Your New Kitten Survival Guide—Kitten Prep 101
Follow these steps to seamlessly welcome your new kitten into your home! (This goes for newly adopted adult cats too)
Thinking about adopting a kitten? We consulted VOKRA, Vancouver Orphan Kitten Rescue Association, for the advice they give to their new adopters. Here’s what you need to do when you bring home your new kitten:
Put your new kitten in the bathroom for the first 48 hours. The smaller the space, the more confident the kitty. When cats are stressed from being relocated they will want to be in a tiny space—it’s the kindest thing you can do for them. It builds their confidence and curiosity. Hang out with them in there so you can socialize them and bond. Your goal is to help make your new family member feel comfortable and safe as quickly as possible.
Allow kitty access to the rest of the house only once he has met all four criteria: is eating all his food, is being proactively social, has peed at least twice in the litter box, and has pooped at least twice in the litter box. After these criteria have been met, you can then gradually introduce your kitten to the rest of your home.
Kitten-proof your home. Things to watch out for: Plants. Research all plants in your home and dispose of any that may be poisonous, including bouquets of flowers that can be highly toxic. (Lilies, chrysanthemum, amaryllis, and more are all toxic to cats.) Cords that dangle and swing are big temptations to kittens. Try to tape or hook them away. String, elastic, hair elastics, thread, needles, tacks, buttons, bells, tinsel, coins, and small children’s toys are all happily ingested by kittens as they play. Toilet Bowls and buckets should be kept closed as kittens can easily drown if they jump in. Windows. Be sure that all windows have screens or are locked open with a very small gap.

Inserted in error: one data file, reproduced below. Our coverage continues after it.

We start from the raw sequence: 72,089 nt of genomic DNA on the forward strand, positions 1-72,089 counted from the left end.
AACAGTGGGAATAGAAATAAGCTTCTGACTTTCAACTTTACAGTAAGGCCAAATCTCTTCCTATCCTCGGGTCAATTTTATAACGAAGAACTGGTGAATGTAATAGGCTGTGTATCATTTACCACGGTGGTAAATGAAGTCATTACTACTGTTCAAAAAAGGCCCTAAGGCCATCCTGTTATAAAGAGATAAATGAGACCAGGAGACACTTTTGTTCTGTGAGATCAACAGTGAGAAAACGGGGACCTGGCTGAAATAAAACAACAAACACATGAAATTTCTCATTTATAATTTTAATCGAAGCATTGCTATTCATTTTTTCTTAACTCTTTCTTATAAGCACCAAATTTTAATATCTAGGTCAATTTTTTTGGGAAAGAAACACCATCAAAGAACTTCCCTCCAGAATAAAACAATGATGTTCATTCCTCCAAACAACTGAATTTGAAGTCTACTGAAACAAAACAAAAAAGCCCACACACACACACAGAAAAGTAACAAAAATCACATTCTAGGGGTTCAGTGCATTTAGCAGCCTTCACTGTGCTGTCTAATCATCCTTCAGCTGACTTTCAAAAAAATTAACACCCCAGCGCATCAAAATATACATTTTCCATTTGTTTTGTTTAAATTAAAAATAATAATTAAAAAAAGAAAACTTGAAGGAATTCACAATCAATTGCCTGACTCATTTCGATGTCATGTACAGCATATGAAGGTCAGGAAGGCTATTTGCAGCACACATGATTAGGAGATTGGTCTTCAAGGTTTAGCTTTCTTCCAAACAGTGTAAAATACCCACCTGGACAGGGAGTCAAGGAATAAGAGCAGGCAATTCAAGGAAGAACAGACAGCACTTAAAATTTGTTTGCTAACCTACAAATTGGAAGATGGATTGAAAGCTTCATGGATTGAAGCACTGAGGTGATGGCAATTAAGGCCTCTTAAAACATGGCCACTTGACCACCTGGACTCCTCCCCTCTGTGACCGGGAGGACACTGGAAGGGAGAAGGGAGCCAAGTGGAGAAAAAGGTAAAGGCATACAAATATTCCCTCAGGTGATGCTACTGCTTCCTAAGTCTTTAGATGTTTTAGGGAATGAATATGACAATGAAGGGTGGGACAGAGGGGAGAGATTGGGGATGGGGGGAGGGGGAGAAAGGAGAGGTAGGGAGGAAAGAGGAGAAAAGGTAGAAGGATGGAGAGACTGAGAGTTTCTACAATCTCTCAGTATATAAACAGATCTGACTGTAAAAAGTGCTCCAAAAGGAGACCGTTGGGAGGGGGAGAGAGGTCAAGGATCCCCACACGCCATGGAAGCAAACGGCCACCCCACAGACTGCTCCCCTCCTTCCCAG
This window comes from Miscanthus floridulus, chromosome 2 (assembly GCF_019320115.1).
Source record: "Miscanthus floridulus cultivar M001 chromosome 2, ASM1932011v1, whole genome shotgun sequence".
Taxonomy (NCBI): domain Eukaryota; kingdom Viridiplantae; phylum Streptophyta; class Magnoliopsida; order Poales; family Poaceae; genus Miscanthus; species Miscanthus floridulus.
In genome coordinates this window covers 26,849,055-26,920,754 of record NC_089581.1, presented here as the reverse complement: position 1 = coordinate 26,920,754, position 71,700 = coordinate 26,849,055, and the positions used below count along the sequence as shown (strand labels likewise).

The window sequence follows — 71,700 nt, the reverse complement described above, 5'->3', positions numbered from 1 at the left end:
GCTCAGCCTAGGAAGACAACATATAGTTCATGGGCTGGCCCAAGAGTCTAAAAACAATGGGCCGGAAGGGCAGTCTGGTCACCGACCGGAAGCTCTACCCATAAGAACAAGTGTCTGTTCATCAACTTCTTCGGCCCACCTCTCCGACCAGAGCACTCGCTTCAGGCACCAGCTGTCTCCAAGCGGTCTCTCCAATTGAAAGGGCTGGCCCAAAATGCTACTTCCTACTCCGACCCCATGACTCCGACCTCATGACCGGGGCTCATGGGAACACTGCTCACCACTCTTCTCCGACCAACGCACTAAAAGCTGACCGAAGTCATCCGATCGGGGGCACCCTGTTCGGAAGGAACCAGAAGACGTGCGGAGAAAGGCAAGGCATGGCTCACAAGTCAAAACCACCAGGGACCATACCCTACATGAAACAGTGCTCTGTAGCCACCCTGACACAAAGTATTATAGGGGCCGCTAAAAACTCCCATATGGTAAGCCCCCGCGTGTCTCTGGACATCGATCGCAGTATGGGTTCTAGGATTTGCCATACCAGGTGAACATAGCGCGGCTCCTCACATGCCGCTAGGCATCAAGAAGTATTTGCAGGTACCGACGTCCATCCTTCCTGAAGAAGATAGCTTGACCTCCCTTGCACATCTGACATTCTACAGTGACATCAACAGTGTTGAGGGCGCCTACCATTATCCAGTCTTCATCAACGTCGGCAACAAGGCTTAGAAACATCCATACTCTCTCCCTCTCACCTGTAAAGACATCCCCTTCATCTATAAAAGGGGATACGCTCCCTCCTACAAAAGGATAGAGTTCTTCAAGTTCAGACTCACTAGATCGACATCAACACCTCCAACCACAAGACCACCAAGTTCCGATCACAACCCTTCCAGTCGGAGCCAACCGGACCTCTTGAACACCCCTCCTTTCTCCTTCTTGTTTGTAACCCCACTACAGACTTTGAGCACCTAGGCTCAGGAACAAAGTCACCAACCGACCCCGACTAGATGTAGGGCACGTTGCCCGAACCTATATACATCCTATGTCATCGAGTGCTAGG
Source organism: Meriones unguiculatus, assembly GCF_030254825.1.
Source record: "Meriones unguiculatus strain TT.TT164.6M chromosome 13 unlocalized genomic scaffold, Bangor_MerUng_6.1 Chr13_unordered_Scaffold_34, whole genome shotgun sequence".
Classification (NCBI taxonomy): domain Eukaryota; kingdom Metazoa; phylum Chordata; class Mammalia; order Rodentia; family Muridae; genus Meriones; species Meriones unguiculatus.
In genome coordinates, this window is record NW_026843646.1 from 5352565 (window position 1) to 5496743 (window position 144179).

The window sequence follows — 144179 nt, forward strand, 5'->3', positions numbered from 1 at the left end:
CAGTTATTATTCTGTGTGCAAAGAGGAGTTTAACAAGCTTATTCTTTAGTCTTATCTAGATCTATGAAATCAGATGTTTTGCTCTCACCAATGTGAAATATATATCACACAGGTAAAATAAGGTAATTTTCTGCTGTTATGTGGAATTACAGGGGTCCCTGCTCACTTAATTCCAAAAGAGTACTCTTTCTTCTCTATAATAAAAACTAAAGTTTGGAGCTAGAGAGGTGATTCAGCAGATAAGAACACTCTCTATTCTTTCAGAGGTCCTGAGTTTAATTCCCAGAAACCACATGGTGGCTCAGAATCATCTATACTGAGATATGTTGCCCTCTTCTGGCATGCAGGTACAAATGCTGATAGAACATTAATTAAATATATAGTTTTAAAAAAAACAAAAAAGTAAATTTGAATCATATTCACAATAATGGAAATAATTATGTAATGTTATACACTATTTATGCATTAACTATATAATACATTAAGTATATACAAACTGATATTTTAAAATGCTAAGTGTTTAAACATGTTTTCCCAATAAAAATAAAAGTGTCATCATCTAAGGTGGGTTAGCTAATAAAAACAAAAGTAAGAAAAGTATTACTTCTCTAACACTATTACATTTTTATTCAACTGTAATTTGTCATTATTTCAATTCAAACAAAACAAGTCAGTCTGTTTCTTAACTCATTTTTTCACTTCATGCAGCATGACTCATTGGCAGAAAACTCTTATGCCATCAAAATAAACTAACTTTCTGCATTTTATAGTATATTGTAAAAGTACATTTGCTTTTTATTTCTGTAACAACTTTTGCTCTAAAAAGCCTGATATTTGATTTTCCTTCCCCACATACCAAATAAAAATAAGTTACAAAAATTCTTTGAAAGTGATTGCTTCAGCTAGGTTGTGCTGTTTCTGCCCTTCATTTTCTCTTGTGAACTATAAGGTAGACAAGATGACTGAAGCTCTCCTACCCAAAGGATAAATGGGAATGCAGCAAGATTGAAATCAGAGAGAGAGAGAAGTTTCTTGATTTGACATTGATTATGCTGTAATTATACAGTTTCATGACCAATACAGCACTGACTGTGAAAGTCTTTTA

Playtime! Playing with your kitten is not only super-fun, it’s quality bonding time. A toy that really works and lasts is the Cat Dancer. This is bouncy nirvana for a kitten. A wand with a strip of fleece or felt also works well and lasts a very long time. Turn to page 32 for how to make your own wand toy! Also remember some of the most successful toys are free! Cats and kittens love toilet paper rolls, scrunched paper balls, and paper bags (not plastic).
Cat Scratch Fever. Cardboard scratchers are low-cost and cats love them (though they can be messy). Of course be sure to have a good scratch post, preferably something your kitten can climb up high on. Modern Cat loves Armarkat’s classic cat trees (from $63) that provide both climbing platforms and scratching areas to delight your cat, as well as Pet Tree Houses’ cat trees (from $129). Handcrafted from real trees and embellished with silk foliage to provide a life-like audible and visual experience, they encourage your cat to scratch on the gnarled branches and bark.
Have a ball with your new kitten!